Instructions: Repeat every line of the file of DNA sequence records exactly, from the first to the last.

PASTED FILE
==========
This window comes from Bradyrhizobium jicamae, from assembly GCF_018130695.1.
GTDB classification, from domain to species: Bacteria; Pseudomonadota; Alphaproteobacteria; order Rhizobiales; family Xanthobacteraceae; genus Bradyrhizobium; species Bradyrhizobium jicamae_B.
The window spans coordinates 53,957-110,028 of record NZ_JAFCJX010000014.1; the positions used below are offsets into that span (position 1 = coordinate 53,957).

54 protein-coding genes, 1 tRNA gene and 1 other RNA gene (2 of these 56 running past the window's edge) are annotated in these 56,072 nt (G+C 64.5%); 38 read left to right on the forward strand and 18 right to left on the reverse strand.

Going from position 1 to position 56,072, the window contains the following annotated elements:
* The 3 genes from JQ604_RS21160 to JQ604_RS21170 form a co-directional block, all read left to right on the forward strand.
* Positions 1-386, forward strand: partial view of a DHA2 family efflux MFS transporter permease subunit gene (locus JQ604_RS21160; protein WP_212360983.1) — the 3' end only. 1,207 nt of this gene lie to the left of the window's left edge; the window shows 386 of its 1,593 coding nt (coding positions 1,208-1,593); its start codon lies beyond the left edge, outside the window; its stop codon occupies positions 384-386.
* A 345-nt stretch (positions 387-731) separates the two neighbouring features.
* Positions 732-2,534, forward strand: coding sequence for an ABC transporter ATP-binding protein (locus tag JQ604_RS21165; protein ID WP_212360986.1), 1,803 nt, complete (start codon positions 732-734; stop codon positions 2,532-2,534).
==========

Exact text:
This window comes from Bradyrhizobium jicamae, from assembly GCF_018130695.1.
GTDB classification, from domain to species: Bacteria; Pseudomonadota; Alphaproteobacteria; order Rhizobiales; family Xanthobacteraceae; genus Bradyrhizobium; species Bradyrhizobium jicamae_B.
The window spans coordinates 53,957-110,028 of record NZ_JAFCJX010000014.1; the positions used below are offsets into that span (position 1 = coordinate 53,957).

54 protein-coding genes, 1 tRNA gene and 1 other RNA gene (2 of these 56 running past the window's edge) are annotated in these 56,072 nt (G+C 64.5%); 38 read left to right on the forward strand and 18 right to left on the reverse strand.

Going from position 1 to position 56,072, the window contains the following annotated elements:
* The 3 genes from JQ604_RS21160 to JQ604_RS21170 form a co-directional block, all read left to right on the forward strand.
* Positions 1-386, forward strand: partial view of a DHA2 family efflux MFS transporter permease subunit gene (locus JQ604_RS21160; protein WP_212360983.1) — the 3' end only. 1,207 nt of this gene lie to the left of the window's left edge; the window shows 386 of its 1,593 coding nt (coding positions 1,208-1,593); its start codon lies beyond the left edge, outside the window; its stop codon occupies positions 384-386.
* A 345-nt stretch (positions 387-731) separates the two neighbouring features.
* Positions 732-2,534, forward strand: coding sequence for an ABC transporter ATP-binding protein (locus tag JQ604_RS21165; protein ID WP_212360986.1), 1,803 nt, complete (start codon positions 732-734; stop codon positions 2,532-2,534).